Two laboratory trials were conducted to determine the required host fish for the Carolina heelsplitter (Lasmigona decorata (Lea, 1852)), an endangered freshwater mussel (Unionidae). The first trial used glochidia from a female collected from the Yadkin-Pee Dee River basin, and the second trial used the glochidia of an adult collected from the Catawba River basin. Two different techniques were utilized for glochidia extraction: flushing and serotonin-induced release. The first female tested (Yadkin-Pee Dee) packaged most of its glochidia attached to unfertilized eggs, and extraction of glochidia by flushing the marsupia with a syringe yielded few glochidia and caused extensive tearing of the gill tissue. In the second trial (Catawba) the female was immersed in 500 mg/L serotonin creatinine sulfate, and the glochidia were readily released without injury to the adult. Several species of minnows (Cyprinidae) from both basins served as hosts. Some sunfish species (Centrarchidae) supported transformation of a few juveniles, but differences in transformation success were observed between the two basins on these species.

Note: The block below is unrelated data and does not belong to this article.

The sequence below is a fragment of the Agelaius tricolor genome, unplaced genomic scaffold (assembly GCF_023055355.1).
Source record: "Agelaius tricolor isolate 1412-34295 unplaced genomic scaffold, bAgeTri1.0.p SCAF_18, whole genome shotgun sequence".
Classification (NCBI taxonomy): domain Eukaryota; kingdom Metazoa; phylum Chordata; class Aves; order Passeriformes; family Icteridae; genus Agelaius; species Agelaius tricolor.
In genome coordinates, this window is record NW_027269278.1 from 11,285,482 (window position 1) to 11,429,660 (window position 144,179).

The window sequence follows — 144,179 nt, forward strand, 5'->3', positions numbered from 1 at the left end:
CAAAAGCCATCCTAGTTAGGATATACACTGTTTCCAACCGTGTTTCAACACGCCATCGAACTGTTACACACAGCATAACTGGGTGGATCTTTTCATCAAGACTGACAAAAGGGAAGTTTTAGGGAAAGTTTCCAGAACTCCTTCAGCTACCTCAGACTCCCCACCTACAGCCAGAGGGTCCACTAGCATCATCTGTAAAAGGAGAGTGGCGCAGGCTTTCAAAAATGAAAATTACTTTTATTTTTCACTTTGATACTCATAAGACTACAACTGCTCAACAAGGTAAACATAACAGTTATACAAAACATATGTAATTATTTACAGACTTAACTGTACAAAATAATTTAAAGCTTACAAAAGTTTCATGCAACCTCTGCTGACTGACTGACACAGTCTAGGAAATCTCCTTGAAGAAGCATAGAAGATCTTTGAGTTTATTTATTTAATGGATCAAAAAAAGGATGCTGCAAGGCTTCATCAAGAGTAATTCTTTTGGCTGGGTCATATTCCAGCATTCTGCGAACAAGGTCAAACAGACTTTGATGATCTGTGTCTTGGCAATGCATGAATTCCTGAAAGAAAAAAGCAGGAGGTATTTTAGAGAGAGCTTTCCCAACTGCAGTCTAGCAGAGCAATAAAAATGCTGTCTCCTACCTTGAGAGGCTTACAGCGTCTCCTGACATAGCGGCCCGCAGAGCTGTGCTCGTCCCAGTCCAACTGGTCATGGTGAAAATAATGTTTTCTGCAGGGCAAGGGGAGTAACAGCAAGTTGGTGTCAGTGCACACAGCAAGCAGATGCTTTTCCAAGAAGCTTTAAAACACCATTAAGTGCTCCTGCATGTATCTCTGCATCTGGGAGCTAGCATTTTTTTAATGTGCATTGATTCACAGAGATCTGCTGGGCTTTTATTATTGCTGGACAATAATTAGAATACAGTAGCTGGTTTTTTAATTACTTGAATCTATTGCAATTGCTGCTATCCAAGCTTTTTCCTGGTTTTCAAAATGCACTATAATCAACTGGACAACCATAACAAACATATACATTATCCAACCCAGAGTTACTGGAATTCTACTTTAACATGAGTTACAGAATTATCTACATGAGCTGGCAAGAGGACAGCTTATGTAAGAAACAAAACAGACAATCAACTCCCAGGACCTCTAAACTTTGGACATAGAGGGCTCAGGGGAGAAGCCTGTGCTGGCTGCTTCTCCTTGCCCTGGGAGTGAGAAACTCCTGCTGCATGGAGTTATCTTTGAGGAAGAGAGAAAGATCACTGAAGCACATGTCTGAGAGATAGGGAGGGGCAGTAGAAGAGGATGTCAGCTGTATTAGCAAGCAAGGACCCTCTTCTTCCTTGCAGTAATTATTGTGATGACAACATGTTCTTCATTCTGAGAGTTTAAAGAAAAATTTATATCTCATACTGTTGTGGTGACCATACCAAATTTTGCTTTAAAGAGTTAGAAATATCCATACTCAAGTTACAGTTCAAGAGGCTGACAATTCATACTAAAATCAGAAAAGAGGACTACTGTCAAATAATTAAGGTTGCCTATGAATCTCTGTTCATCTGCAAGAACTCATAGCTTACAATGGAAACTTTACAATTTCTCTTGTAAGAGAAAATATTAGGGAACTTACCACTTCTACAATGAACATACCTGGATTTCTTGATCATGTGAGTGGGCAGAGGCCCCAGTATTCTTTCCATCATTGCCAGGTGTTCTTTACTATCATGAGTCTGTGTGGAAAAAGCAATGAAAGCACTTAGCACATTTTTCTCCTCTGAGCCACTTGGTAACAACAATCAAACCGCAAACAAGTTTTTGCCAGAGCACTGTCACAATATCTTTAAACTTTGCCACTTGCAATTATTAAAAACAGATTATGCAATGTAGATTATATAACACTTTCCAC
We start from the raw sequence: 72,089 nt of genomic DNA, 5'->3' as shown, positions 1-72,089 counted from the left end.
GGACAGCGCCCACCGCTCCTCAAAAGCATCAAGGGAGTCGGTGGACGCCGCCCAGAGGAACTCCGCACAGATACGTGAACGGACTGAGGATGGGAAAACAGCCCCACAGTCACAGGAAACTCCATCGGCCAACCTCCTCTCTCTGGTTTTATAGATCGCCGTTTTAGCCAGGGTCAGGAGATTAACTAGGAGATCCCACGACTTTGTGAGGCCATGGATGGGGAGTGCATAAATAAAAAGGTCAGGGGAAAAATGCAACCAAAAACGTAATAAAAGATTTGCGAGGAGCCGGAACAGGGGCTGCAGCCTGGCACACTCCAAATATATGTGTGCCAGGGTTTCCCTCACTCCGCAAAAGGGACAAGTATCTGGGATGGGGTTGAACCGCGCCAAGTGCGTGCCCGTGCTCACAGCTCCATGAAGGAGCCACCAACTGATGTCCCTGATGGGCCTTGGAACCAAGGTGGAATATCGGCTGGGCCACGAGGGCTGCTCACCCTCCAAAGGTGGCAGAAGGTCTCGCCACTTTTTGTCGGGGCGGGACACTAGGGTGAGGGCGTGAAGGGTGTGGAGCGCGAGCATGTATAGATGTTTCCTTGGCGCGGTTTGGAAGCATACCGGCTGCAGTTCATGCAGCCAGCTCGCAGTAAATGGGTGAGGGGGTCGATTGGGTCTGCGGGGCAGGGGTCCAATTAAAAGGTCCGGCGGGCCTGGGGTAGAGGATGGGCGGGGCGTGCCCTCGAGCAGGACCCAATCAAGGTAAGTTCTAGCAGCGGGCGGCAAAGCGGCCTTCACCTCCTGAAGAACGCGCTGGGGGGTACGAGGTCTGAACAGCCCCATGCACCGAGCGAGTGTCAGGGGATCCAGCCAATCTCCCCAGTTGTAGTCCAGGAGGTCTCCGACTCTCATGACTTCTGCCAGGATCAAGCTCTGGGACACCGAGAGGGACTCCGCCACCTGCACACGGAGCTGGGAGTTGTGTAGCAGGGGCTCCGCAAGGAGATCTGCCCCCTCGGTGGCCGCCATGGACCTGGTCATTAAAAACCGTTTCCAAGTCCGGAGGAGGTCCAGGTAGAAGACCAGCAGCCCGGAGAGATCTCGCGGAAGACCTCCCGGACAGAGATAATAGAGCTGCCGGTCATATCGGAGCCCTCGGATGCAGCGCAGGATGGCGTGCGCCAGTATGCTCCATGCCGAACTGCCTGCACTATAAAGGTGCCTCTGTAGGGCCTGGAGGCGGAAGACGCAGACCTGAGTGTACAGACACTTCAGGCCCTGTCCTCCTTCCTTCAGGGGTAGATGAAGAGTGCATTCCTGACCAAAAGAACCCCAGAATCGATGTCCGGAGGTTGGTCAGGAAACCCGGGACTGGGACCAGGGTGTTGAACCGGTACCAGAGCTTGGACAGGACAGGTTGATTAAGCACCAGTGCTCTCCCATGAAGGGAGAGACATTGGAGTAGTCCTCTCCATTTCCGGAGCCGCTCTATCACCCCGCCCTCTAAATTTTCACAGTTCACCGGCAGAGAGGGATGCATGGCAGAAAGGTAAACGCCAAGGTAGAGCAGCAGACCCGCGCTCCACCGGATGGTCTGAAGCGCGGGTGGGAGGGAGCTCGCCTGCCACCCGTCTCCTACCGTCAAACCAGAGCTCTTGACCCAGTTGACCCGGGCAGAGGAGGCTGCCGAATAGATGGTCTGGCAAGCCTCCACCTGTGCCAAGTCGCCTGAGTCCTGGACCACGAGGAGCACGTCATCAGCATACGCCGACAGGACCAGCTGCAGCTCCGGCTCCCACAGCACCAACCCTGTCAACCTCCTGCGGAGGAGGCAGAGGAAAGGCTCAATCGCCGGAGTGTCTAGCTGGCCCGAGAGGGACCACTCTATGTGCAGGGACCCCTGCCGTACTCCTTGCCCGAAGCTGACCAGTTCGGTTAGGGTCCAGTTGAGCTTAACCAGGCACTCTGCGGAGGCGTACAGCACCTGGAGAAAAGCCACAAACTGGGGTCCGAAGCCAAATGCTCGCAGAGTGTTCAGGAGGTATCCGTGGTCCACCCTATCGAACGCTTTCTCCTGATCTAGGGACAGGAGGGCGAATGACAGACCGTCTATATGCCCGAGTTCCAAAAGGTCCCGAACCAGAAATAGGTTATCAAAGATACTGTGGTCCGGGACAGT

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Vol. 28 • No. 2